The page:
Written by David Benioff & D. B. Weiss
Some spoilers ahead, but not all of them (Meaning I tried to make this spoiler-free but gave up half way through).
'DUUUUUHHHHH, duhhhhh, duhduh-DUUUUUHHHHH, duhhhhh, duhduh-duh duh, duhduh-duh duh, duhduh-duh duh...'
The first move made in the Battle of Winterfell was to send the Dothraki horselords ahead to meet the legion of the dead face to face. Led by Ser Jorah Mormont, their swords set ablaze by the red priestess; they charge forwards into the darkness. As they gallop towards their futile yet heroic demise they shriek and holler with the thrill of the fight, as is the Dothraki way, loyal to their Khaleesi to the very end. From the viewpoint of the battlements, our heroes watch with fear and unreadiness as the sea of lights that signify the Dothraki hoard slowly flicker out of existence like a dimming fireplace, wonderfully conveying both the power of the opposing forces and the fragility of their situation. The lives of all men rest in their hands now, it will not be long before their lights too are snubbed out by the winds of winter. It’s a beautiful scene…
…but it’s so incredibly dumb.
Why did you send your cavalry to meet them head on like that Daenerys!? They could’ve worn down the flanks or patrolled behind a barricade, picking off any wights that broke through. I know their relevance to the plot has since passed but they could have still been useful in the battle. I half expected you to start sending each military unit one after another like lemmings. ‘Well, that’s the last of the Night’s Watch dead. You’re up next Theon.’ And I’m no military tactician, but I have played a few tower defence games in my time, so I’m a little bit baffled as to why you put your only barricade behind the infantry!? Surely it would have been better in-front of them so they wouldn’t be so easily overwhelmed. Indeed, by putting it behind them, all you achieved was to hinder the retreat, causing far more deaths in the process. And don’t get me started about putting the trebuchets on the front-line.
That being said, tactical farts aside, I did quite enjoy this battle. It was very pretty, or at least I imagine it was (it was very dark), and it sounded pretty too. There was very little dialogue, especially so for a TV show like Game of Thrones, so the soundscape was mostly a chaotic percussion of grunts, growling and gutsy splooshes with a nice melancholic instrumental section creeping in for the climax. With the gap in the curtain positioned so perfectly that there was an ugly square of glare right down the centre of my Mum’s TV, I had to use these sounds to figure out who I was watching. ‘That sounds like Tormund to me. Doesn’t sound like he’s in agony though, so he’s not dead yet.’ I’m not blaming the show-makers for this of course. They had a lot of considerations to occupy their creative decisions already, so I can understand why the position of the sun relative to my Mum’s window was low on their list of priorities.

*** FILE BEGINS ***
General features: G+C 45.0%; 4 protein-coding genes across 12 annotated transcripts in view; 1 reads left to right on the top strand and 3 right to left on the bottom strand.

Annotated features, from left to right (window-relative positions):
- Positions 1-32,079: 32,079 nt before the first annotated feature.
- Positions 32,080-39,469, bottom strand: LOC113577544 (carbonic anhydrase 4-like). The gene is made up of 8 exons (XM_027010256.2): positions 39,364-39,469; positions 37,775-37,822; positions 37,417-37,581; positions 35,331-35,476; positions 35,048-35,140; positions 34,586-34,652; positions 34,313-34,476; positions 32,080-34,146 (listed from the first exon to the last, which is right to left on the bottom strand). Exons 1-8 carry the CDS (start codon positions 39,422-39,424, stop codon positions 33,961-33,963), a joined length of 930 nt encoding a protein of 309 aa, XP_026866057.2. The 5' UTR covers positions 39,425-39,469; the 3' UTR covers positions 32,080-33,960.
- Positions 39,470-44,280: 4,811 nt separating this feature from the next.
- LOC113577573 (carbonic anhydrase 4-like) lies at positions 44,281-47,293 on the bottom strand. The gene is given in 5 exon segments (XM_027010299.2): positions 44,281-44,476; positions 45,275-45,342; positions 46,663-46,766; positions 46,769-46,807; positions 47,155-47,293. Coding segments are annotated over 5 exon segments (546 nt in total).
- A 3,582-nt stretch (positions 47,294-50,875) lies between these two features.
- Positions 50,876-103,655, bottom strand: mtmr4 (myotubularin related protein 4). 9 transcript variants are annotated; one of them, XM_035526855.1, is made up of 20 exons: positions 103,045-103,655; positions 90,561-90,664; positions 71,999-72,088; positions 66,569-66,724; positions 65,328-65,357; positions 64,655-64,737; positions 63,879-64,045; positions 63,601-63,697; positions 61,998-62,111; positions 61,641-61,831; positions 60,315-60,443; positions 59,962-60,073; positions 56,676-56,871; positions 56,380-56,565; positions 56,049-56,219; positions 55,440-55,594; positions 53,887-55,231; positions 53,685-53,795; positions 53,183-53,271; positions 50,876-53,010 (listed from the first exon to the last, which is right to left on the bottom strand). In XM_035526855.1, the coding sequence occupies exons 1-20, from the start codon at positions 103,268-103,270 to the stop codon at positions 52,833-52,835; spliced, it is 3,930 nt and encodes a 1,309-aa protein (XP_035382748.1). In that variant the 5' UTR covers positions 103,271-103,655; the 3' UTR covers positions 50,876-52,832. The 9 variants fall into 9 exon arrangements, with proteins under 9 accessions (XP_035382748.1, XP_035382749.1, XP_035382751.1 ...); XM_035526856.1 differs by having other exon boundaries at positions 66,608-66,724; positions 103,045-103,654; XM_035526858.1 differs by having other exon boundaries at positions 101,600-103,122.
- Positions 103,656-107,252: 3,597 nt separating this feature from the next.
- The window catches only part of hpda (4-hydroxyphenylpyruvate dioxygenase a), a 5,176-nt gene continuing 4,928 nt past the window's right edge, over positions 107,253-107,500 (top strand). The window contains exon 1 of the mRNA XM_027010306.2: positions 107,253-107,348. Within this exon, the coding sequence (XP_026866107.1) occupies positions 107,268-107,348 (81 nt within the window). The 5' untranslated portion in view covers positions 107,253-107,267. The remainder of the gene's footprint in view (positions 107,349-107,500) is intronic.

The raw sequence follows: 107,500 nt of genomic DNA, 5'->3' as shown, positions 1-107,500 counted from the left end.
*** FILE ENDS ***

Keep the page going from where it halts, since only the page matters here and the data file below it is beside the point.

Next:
There were a few deaths of course, and though I wasn’t too saddened by them, they felt fitting. Each of the named characters that fell carried with them an impact which brought their arc (if they had one) to a satisfactory end. This neatness, however, is quite divergent from how death has been treated in previous seasons. Mostly, each named character death has been sudden and disruptive, a consequence of some person’s action or inaction that brings with it a whole new set of counter-consequences. Even Joffrey’s death wasn’t completely satisfying; though it was good to see an inarguably immoral character get his arguably just rewards, it did put characters like Sansa and Tyrion in a tricky position. The character deaths in this episode though fitting, are also very tidy, and bring no complications to the continuing plot. But then again, these arcs and plot threads need to come to an end at some point; if everything had a consequence the show would not end.
However, this is not to say there are no complications whatsoever. The next episode thankfully brought the politics back, and also the consequential deaths. I was very glad to see characters like Tyrion, Varys and Sansa weighing up the different angles of approach, with treachery coming up as potentially the most noble action. These debates and conflicts within the dialogue have intrigued me towards the events of the episodes to come, which I’m now very much looking forward to.